‘Sugar’ Ray Leonard

Professional Boxing Athlete, Motivational Speaker, & Actor

“You have to know you can win. You have to think you can win. You have to feel you can win.”

Sugar Ray Leonard was a champion Olympic and professional welterweight boxer. He retired from the sport in 1997 and was inducted into the Boxing Hall of Fame.

Early Years

One of boxing's most beloved and successful fighters, Sugar Ray Leonard was born Ray Charles Leonard on May 17, 1956, in Wilmington, North Carolina. The fifth of Gertha and Cicero Leonard's seven children, he was named after his mother's favorite singer, Ray Charles.

'Sugar' Ray Leonard

When Leonard was 3 years old, he and his family moved to Washington, D.C. Seven years later, they relocated to a permanent home in Palmer Park, Maryland. Leonard grew up in a loving home, where finances were often tight. His father earned a living as a night manager at a supermarket, while Gertha worked as a nurse.

For Leonard, life was often tough ‐ as a child, he witnessed lives around him wasted by crime and violence. Several of his high school peers died due to violent crimes; many others were sent to prison. Leonard, however, was determined not to succumb to his surroundings.

As an athlete, Leonard was only marginal at team sports. His two older brothers, who had begun to dabble in boxing, convinced him to visit the Palmer Park Community Center (their local recreation center) and strap on some gloves. His life would never be the same again.

Leonard soon became obsessed with boxing, and with perfecting his skills in the sport. “For some reason, I wanted it to so bad,” he told Sports Illustrated in 1979. “I felt it in me, and I had to keep going.”

Rising Star

Leonard was quick and deft. More importantly, he was eager to learn. In 1973, the fruits of his labor started to pay off. He won the National Golden Gloves that year, and a year later, he was crowned the national Amateur Athletic Union champion.

“When I first started, I used to fight like Joe Frazier,” Leonard once said. “I would come in low, bob and weave, and I knocked out many guys like that. I straightened out when I saw Muhammad Ali, when I started studying Sugar Ray Robinson.” Leonard's reverence for Robinson ran so deep that he eventually took the nickname “Sugar Ray,” which stuck.

Over the course of his successful amateur career, Leonard won three National Golden Gloves titles, two AAU championships and the 1975 Pan American title. At the 1976 Olympic Games in Montreal, Canada, he vaulted to celebrity status by overcoming severe hand injuries to win the gold medal in the light-welterweight (139-pound) division.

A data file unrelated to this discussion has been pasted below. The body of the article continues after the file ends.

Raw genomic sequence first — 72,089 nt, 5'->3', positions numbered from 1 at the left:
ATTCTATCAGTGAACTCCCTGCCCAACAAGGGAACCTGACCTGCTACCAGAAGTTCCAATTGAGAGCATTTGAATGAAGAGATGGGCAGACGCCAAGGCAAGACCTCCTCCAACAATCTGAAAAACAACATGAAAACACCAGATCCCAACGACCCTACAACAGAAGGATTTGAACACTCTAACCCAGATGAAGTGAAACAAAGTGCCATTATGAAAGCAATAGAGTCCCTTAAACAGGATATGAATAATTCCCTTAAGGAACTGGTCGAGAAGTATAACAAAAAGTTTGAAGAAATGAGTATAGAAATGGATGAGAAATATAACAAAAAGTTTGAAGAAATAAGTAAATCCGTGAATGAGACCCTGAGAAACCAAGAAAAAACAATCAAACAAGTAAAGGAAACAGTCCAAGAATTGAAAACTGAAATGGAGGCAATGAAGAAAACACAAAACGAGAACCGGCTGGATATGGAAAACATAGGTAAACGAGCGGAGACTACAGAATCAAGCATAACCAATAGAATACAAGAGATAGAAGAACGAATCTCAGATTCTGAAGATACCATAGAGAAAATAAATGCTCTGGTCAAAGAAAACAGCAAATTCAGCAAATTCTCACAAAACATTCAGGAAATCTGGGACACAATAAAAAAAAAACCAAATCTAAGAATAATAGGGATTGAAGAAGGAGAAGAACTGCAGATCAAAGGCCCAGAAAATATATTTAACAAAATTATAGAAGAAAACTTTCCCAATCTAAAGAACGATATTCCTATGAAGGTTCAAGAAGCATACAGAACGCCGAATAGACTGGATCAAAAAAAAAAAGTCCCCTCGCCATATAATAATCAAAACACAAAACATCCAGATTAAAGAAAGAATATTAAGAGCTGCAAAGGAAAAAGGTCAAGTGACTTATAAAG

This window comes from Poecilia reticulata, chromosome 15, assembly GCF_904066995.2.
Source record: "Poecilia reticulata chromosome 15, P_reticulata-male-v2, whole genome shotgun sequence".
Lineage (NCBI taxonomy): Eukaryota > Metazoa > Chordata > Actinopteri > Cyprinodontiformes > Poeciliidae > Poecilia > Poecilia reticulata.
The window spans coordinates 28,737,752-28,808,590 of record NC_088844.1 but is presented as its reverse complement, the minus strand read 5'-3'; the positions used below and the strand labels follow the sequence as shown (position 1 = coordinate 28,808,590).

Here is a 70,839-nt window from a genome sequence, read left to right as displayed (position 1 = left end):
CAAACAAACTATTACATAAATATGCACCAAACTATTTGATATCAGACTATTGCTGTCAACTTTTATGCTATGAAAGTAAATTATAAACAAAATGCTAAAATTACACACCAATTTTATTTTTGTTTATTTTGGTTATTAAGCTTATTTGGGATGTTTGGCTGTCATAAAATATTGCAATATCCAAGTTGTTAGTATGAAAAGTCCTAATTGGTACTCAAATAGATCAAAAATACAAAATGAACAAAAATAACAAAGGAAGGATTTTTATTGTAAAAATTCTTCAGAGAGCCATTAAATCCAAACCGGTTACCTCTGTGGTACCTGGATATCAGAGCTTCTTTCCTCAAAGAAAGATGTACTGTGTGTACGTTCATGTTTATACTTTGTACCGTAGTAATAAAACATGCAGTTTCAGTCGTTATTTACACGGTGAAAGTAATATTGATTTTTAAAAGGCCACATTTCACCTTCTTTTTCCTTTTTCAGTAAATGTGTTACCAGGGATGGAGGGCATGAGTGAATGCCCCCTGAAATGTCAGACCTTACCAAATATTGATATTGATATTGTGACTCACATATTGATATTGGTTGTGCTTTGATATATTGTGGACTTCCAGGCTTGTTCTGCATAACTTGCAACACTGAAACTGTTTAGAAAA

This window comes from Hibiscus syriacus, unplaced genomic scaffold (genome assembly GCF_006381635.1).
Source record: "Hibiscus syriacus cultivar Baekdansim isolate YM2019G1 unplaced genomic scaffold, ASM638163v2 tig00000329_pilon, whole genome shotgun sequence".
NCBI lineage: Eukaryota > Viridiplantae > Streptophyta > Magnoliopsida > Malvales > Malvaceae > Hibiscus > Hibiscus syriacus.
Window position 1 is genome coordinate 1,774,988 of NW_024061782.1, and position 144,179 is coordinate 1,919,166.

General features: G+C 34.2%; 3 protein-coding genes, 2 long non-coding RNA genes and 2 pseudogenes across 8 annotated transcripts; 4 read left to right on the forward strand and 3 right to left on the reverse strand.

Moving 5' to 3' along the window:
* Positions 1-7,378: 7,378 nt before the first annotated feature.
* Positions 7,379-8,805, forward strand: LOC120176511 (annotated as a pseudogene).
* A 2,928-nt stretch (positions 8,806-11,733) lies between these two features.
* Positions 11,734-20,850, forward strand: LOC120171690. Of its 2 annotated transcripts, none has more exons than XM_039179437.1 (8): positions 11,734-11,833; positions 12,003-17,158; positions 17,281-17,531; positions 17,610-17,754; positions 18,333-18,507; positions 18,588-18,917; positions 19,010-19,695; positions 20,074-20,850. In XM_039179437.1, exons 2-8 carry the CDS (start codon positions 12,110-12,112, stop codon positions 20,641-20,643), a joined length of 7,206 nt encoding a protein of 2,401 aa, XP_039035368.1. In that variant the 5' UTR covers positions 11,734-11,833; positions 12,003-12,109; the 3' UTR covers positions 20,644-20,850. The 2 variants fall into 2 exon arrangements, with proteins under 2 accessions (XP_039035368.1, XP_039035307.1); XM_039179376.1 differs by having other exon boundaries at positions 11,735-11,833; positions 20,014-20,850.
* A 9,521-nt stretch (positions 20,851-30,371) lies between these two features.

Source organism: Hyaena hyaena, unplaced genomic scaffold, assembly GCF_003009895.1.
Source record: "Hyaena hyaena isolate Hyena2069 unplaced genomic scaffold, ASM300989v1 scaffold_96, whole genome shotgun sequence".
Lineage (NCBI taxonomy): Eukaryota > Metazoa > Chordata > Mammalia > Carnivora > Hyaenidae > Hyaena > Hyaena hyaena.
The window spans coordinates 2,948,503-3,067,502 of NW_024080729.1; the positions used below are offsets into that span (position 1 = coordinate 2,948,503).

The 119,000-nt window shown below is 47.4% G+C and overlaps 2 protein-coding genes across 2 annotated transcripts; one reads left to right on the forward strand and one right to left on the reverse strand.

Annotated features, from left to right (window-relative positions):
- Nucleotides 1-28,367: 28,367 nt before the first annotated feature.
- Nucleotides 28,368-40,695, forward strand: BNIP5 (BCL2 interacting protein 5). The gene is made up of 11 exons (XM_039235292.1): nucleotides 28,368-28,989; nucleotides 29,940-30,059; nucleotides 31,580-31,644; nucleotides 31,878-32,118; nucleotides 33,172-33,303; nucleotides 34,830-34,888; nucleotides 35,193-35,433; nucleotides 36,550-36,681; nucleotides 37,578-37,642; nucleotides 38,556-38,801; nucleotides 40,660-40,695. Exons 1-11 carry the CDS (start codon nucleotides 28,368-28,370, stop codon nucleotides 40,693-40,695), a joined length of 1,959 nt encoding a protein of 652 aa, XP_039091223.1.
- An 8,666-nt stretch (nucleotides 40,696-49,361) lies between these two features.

'Sugar' Ray Leonard

Professional Career

Leonard had no plans for becoming a professional boxer; he had hoped to cash in on his Olympic success, and never step back in the ring again. But family strains, including both of his parents becoming ill, forced his hand, and not long after the Olympics, he started fighting again.

As a pro, Leonard matched the same success he'd had as an amateur fighter. In November 1979, he won the World Boxing Council's welterweight title, and over the next decade, he fought in some of boxing's most memorable bouts, winning nearly all of them. His victories included wins over Roberto Durán and Thomas Hearns.

Leonard retired in 1984, but a few years later, in 1987, stepped back into the ring to upset “Marvelous” Marvin Hagler for the middleweight crown. To this day, the 1987 Leonard-Hagler bout is widely considered one of the greatest fights in boxing history.

Leonard retired from boxing for good in 1997, finishing his pro boxing career with a 36-3-1 record and 25 knockouts. Later that year, he was inducted into the International Boxing Hall of Fame.

In Recent Years

In 2011, Leonard performed on the hit ABC show Dancing with the Stars (season 12), competing against Ralph Macchio, Wendy Williams and Hines Ward, among several other celebrities. That same year, he published his memoir The Big Fight: My Life In and Out of the Ring.

He is also active in philanthropy through the Sugar Ray Leonard Foundation, which he established in 2009 with his wife Bernadette. The organization raises funds for juvenile diabetes research and promotes awareness about the medical condition.

Quick Facts

Birth Date:
May 17, 1956

  • He almost drowned in the creek by his house when he was a child. He started boxing in 1969. His first pro fight came in 1977.
  • At the 1976 Olympics in Montreal, he won a gold medal in boxing as a light welterweight. The year before, he'd won gold at the Pan American Games in the same weight class.
  • He married Bernadette Robi in August 1993 after previously being married to Juanita Wilkinson from 1980 to 1990. He has four children named Jarrel, Camille, Daniel, and Ray Jr.
  • He originally retired in 1991, but came back for one more fight against Héctor Camacho in 1997. He lost by TKO and retired for good.
  • 'Sugar' Ray Leonard
  • 'Sugar' Ray Leonard
  • 'Sugar' Ray Leonard


BIO: Biography.com + Wikipedia.com
PHOTO: HistoryForSale + CBSNews + TheCombatProject + SportsIllustrated + CoachMag

Last Updated

March 2020

Original Published Date

September 2019

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